LARCHMONT, N.Y. – At just 28 years old, Yorktown native Nick Di Bona had worked his way up from bus boy to head chef at Peter Pratt’s Inn, appeared on a nationally televised cooking show, and opened his own New York Times-reviewed restaurant in Larchmont. However, the enterprising 2003 Yorktown High School graduate was not satisfied with his accomplishments. In fact, it was the latter accomplishment that started him thinking about his next venture.

At the conclusion of Madison Kitchen’s “Very Good” review (a 4 out of 5 by more traditional metrics) in December 2013, writer Alice Gabriel said Di Bona’s homemade ice creams were so good, he should “consider packing in pints to go.”

“When I saw that, my brain went crazy,” Di Bona said. “I said, you know what, I’ve gotta do something with this.”

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Bona Bona Ice Cream began modestly, with Di Bona first selling it at the Larchmont Farmers Market out of an ice cream cart.

“We just started packing ice cream in pints and it just started working,” Di Bona said. “It blew up.”

Soon, country clubs and restaurants began calling, requesting Bona Bona Ice Cream on their menu. During this time, Di Bona said, he was driving “like a maniac” all over Westchester to personally make the deliveries.

“I soon realized that wasn’t the route to take because all my time is being wasted driving around in Westchester traffic,” Di Bona said. “I wasn’t making money doing that.”

In order to grow the business, Di Bona was forced to take a step back. Only a handful of restaurants now carry the ice cream, including his own Madison Kitchen in Larchmont and Fortina restaurants in Armonk, Rye Brook and Stamford, Conn.

Now, with a new ice cream truck, Bona Bona Ice Cream is ready to hit the road this summer. He has not decided where the truck will be located during the week, but on weekends from Memorial Day to Labor Day, he will be at Smorgasburg in Brooklyn. The weekend festival (Saturdays in Williamsburg and Sundays in Prospect Park) showcases 100 regional food vendors and boasts about 10,000 visitors per day.

Bona Bona Ice Cream is made fresh in the basement of Madison Kitchen. Flavors are always changing, but mainstays include rainbow cookie, Nutella s’mores and backyard mint chip. For Easter, Di Bona produced special Peeps- and Cadbury Cream Egg-flavored ice creams.

Madison Kitchen, located on Madison Avenue in Larchmont, was launched by Di Bona in 2013, after 12 years working at Peter Pratt’s Inn in Yorktown. Beginning as a bus boy at 15 years old, Di Bona said his love of cooking developed watching trained chefs up close and personal.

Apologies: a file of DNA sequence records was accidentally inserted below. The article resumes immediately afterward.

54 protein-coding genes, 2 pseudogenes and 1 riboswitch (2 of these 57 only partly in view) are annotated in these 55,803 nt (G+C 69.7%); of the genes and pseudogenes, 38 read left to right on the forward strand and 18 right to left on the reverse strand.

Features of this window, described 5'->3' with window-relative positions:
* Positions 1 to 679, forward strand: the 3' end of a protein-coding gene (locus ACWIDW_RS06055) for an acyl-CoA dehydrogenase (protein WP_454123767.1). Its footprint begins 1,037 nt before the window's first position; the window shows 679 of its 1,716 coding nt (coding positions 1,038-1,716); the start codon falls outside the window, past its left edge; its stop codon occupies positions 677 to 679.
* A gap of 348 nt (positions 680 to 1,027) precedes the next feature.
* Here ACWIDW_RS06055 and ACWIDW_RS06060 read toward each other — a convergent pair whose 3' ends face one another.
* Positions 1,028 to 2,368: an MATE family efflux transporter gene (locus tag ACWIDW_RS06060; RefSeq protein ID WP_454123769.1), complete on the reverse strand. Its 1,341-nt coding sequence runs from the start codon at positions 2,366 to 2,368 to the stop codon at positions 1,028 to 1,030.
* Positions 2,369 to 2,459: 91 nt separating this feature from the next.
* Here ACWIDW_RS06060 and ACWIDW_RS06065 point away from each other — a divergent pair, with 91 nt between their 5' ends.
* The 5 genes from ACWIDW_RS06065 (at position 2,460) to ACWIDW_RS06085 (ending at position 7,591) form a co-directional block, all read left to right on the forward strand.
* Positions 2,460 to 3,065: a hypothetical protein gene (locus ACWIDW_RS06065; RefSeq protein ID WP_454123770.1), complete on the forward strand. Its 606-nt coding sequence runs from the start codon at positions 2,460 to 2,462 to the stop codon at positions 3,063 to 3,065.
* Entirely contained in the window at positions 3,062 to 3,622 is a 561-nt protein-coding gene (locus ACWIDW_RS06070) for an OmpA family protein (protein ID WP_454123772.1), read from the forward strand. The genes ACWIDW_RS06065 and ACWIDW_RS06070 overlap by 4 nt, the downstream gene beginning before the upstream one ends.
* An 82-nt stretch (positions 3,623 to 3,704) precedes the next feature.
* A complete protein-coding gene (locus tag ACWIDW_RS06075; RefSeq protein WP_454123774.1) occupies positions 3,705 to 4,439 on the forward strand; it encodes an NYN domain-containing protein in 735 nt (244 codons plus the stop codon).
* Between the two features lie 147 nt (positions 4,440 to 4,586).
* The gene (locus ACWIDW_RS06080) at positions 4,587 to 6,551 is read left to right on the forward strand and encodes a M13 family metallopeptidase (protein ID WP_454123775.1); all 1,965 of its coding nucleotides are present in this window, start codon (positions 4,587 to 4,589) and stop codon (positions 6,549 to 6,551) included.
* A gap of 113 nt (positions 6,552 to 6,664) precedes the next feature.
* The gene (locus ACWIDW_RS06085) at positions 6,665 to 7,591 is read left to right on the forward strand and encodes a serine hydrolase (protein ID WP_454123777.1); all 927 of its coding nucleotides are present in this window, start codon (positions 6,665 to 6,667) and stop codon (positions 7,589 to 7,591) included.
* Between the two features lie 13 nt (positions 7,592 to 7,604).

After high school, Di Bona attended Culinary Institute of America while working in the kitchen at Peter Pratt’s, which is less than a mile from the Countryside development in which he grew up. After graduating, he was promoted to chef for about four years. He praised John Pratt, owner of Peter Pratt’s Inn, for supporting him and his career.

“He’s like a father/brother/friend,” Di Bona said. “It’s hard to find someone who gets you.”

Despite Pratt’s being a second home, Di Bona always thought about going out on his own. He achieved his ultimate goal four years ago with the opening of Madison Kitchen. Running a business, Di Bona said, “Is honestly the toughest thing I’ve ever done in my whole life.”

“It’s actually not fun most of the time,” he said with a laugh.

Despite winning an episode of “Chopped” on the Food Network, a positive New York Times review and a steady stream of customers, Di Bona said he found himself getting “bored” with the traditional restaurant experience. After patronizing tapas restaurants in the area, Di Bona knew what he had to do to spice up his Madison Kitchen.

“I think it’s the most fun way to eat ever,” Di Bona said of tapas restaurants, which typically serve many small plates that can be shared among the dinner party. “One day I just came in and I bought a whole bunch of new plates and I got my manager and we changed the menu and everyone thought I was crazy.”

Di Bona describes his menu as “new American” (visit

“The menu changes seasonal,” he said.  “We just put a bunch of spring things on. We’re always looking.”

Di Bona said he finds inspiration on the internet and in old cookbooks. This spring, he is traveling to Greece, Italy and Spain, and says he will surely return with some more menu ideas.

“When I come back, I feel bad for my staff,” he said.

Despite all he’s accomplished for his age, Di Bona said he still has a long way to go.

“I’m not there yet,” he said. “I hope to be there one day.”

Eventually, Di Bona said, he may slow down with the fast-paced restaurant business (he pays himself only $500 a week) and make Bona Bona Ice Cream his primary focus. He envisions Bona Bona becoming “Mister Softee meets a really cool brewery.” Except, this brewery would service ice cream instead of beer: “A creamery but the same vibe as a brewery,” he said.

“Honestly, I’m still in the beginning stages,” he continued. “The restaurant just got approved for outdoor seating. We’re busy every night, thank God. We’ll see what happens. Honestly, cooking is always a passion that’s never going to go away, but the ice cream, for me, it feels like I can have a better life as opposed to the restaurant.”

None of it, of course, could be accomplished without his “great staff.”

“I have really awesome people that want to work with me, somehow, some way,” he said. “I just could not do it without them.”